The Democrats have absolutely no basis whatsoever to criticize Trump. It was Obama who first supported the Saudi war and it's as grotesque for Trump to go to Saudi Arabia and sell even more weapons to this regime given the atrocities that it's committing in Yemen and, of course, its own domestic human rights record.

You know, the same goes for Israel in the sense that if we're going to hit any criticism of Trump with regard to Israel from the Democrats, it's going to be that he's not pro-Israel enough and that Obama was even more pro-Israel. So far that's true in the sense that Obama signed the memorandum that increased U.S. military aid to Israel to record levels, starting from next year it will reach $3.8 billion a year. Of course, Trump is very likely to stick to that as well. I don't think we'll hear Democrats criticizing it.

AARON MATE: Okay. Ali, on this point, let's stay on the issue of bipartisan consensus but apply it to Israel. It's said that inside Israel, critics of Benjamin Netanyahu sort of more from the center, say that he's an obstacle of the peace and we need parties like Labor in Israel who are serious about making peace with Palestinians. I want to read you a quote from Tzipi Livni, who was a former Foreign Minister of Israel known as a moderate. She recently wrote a letter to the Israeli newspaper, Haaretz, complaining about an article that was critical of Israeli government settlements.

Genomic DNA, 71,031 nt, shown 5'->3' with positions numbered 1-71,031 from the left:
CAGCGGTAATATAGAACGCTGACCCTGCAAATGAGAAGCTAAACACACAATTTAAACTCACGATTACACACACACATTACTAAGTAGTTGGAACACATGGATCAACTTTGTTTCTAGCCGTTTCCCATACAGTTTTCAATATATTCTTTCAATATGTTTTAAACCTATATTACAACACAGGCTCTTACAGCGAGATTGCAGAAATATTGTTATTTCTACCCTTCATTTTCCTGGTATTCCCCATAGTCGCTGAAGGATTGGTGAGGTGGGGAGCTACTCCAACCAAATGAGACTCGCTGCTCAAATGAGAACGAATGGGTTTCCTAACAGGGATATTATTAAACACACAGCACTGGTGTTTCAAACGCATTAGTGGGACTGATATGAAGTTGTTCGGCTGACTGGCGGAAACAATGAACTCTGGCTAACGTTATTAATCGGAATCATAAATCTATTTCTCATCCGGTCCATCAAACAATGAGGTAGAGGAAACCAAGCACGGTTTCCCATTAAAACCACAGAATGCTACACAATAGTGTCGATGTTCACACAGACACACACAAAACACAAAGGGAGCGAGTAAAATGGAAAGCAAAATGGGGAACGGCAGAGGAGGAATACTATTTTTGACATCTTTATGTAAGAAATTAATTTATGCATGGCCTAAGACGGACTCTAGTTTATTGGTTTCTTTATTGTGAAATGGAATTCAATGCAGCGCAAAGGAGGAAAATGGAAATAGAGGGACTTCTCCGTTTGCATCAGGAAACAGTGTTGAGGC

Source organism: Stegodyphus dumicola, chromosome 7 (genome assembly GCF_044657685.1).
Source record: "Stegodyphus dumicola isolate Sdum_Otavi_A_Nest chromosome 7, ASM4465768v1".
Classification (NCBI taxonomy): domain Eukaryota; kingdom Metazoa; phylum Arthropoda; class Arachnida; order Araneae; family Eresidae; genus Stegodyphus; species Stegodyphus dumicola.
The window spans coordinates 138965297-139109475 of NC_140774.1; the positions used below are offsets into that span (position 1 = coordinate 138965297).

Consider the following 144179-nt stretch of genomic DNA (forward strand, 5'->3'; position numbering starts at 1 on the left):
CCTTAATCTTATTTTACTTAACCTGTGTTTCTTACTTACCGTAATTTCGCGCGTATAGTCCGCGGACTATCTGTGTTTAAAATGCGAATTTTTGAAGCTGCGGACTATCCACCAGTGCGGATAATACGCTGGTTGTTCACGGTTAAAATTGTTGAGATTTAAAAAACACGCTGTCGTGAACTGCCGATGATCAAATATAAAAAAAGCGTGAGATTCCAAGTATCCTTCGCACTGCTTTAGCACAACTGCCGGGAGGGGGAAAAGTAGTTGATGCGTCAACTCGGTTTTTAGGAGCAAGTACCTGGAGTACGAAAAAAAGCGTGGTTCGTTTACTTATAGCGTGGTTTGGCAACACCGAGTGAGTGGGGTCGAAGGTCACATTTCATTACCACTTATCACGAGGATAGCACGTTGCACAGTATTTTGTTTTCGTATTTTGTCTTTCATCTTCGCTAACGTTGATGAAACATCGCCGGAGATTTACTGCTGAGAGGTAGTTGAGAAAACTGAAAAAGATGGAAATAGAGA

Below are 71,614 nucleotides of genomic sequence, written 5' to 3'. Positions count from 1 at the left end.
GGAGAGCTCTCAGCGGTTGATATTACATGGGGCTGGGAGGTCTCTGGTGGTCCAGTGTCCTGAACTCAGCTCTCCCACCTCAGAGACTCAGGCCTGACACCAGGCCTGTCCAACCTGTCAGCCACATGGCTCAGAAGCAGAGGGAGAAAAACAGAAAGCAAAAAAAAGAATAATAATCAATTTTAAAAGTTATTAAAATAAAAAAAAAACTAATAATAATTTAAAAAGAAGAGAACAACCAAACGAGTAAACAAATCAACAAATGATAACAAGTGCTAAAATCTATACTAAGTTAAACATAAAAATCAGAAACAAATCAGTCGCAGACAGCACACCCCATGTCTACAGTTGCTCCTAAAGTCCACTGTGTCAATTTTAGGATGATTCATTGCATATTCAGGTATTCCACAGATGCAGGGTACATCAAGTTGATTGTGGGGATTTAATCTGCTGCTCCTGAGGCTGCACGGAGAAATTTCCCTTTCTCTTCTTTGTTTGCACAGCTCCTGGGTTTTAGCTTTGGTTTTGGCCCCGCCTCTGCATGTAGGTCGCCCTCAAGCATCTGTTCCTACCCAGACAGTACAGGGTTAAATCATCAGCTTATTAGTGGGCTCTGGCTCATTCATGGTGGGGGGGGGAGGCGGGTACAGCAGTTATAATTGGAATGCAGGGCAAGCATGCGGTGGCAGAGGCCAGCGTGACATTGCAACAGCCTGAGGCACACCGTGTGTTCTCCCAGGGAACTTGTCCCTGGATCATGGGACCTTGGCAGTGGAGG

She was making the argument that Israel and her government stood against settlements. She specifically said that she's against settlement outposts, not the main settlement blocs. She writes, "What we did is go to Ma'ale Adumim ..." Ma'ale Adumim is one of the major settlement blocs in the West Bank. "... to tell its residents that while the blocs have to be part of Israeli under any agreement, the Israelis living there are being held hostage by the more isolated settlements. We explained that insistence on every single settlement, no matter how isolated, and the legalization of illegal outposts like Amona, ultimately undermine Ma'ale Adumim. The way to persuade the world that the blocs are part of Israel is to advance the principle of two states for two peoples."